Audio + Music Audio Foundations Acoustics Microphones
Author:
Dave Schroeder

Miking vocals

Okay, in this section we're going to look at setting up microphones and microphone placement for few common sound sources, or instruments. We'll mic up our vocal, we'll mic a guitar amp, and then we'll put a few mics on a drum set. And so just give you kind of a general idea of where to start when you're trying to mic these different sounds. There are a few rules that I kind of like to think of and tell people to go by when they start to think about microphone placement, and the first is that you have to listen to your sound source. So if you're using a guitar amp or you have an acoustic guitar or there's a singer, try and get around that sound source in the room it's in, and listen and move your head around in the environment and see how the sound changes based on where you are.

If you get to know that sound you'll make better choices about where to put the microphone and what microphone to use. But the second rule is that there really aren't any other rules, or magic tricks. You know these placements I'm going to show you, these are just starting points of, put the microphone here to start, try this kind of microphone to start. But you have to experiment, and different amplifiers, different drum sets, different microphones all have different characteristics. So you don't just set it up and go. You always kind of have to set it up, listen and make some decisions, and that leads us kind of like to the third rule, and that's to trust your ears.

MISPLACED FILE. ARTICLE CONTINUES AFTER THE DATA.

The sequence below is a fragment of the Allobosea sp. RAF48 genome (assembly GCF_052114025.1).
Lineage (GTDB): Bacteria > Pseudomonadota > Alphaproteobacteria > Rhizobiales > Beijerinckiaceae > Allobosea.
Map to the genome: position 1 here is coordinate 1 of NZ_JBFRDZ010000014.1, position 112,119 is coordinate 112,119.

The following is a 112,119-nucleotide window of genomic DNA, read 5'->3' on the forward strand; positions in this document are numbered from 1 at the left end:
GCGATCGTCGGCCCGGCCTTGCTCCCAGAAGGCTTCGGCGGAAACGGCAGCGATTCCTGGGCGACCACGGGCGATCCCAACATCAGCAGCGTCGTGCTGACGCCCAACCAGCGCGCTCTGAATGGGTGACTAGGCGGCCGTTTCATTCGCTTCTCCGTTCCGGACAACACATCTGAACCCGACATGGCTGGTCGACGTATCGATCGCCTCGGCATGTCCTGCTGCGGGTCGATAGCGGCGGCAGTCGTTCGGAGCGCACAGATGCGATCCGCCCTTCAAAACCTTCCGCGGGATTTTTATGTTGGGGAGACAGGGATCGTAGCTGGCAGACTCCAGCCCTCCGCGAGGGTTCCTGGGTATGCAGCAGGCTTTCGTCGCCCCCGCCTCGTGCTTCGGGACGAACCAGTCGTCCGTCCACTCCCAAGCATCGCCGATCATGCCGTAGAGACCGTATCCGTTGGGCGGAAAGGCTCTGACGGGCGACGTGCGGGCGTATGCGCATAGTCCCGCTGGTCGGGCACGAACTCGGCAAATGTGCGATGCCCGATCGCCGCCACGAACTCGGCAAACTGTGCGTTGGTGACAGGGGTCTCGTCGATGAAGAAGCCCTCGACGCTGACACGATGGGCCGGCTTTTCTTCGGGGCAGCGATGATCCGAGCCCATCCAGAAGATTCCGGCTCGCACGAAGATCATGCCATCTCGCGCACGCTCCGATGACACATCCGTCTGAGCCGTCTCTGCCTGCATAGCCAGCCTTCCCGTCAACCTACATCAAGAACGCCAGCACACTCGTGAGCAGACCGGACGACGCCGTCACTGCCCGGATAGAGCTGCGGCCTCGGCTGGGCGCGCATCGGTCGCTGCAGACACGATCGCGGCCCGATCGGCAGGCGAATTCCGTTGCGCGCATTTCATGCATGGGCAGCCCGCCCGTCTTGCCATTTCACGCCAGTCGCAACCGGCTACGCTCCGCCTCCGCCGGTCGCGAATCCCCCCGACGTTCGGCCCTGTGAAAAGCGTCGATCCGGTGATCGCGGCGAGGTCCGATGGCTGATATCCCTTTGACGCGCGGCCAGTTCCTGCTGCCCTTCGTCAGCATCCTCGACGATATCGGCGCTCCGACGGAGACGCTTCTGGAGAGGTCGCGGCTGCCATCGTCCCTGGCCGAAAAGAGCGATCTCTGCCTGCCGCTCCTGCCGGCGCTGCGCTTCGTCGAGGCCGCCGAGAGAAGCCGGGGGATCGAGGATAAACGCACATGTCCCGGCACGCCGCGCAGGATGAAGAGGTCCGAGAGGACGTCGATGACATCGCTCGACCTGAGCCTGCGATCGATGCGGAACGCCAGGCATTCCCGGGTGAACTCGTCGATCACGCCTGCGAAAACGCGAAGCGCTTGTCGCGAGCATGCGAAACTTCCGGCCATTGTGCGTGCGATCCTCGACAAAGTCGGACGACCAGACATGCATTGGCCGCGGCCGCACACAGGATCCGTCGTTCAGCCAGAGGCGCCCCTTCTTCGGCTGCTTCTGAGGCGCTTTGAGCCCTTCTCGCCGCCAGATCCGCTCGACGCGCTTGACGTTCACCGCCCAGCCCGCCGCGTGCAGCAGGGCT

Ironic that it's a rule when there are no rules, but let's call it more like advice. But trust your ears and experiment. Move microphones around, listen to how things sound from different locations, and also if you have more than one microphone don't be afraid-- actually I encourage that you AB them, which means set two microphones up on the same sound source. Plug them into your board, record them, listen to them, play them back, and see how the different types of microphones pick up the same sound source differently. This will make you familiar with how your microphones work, and that will really help in the long run.

It will make you make decisions quicker and kind of more informed, in a more informed way when you're setting them up for other projects. So first we are going to talk about vocals. Okay, here I have a large diaphragm condenser microphone, which I'm going to use to record vocals. The diaphragm is about here. It picks up in a Cardioid pattern. That's the way I have it set for me right now, picking up around this way. So initially when you first set this up, you want that diaphragm to be at about the height of your mouth. Just for starters. Then you want to place yourself, or the singer, about 6-8 inches from the screen of the microphone or where the diaphragm is. So you start with that.

Get your level, set things, start to record. If you're getting plosives like the P's and the B's that pop, grab a windscreen which is that, nylon around a hoop, and you can place it about two inches, right about here, like that, in front of the microphone. You don't want to place it right up against it. You want to give it a little bit of room between there, at least one inch between the microphone and the pop screen --and sometimes they call them a popper stopper. So that's the first thing you want to do. Then set your levels again.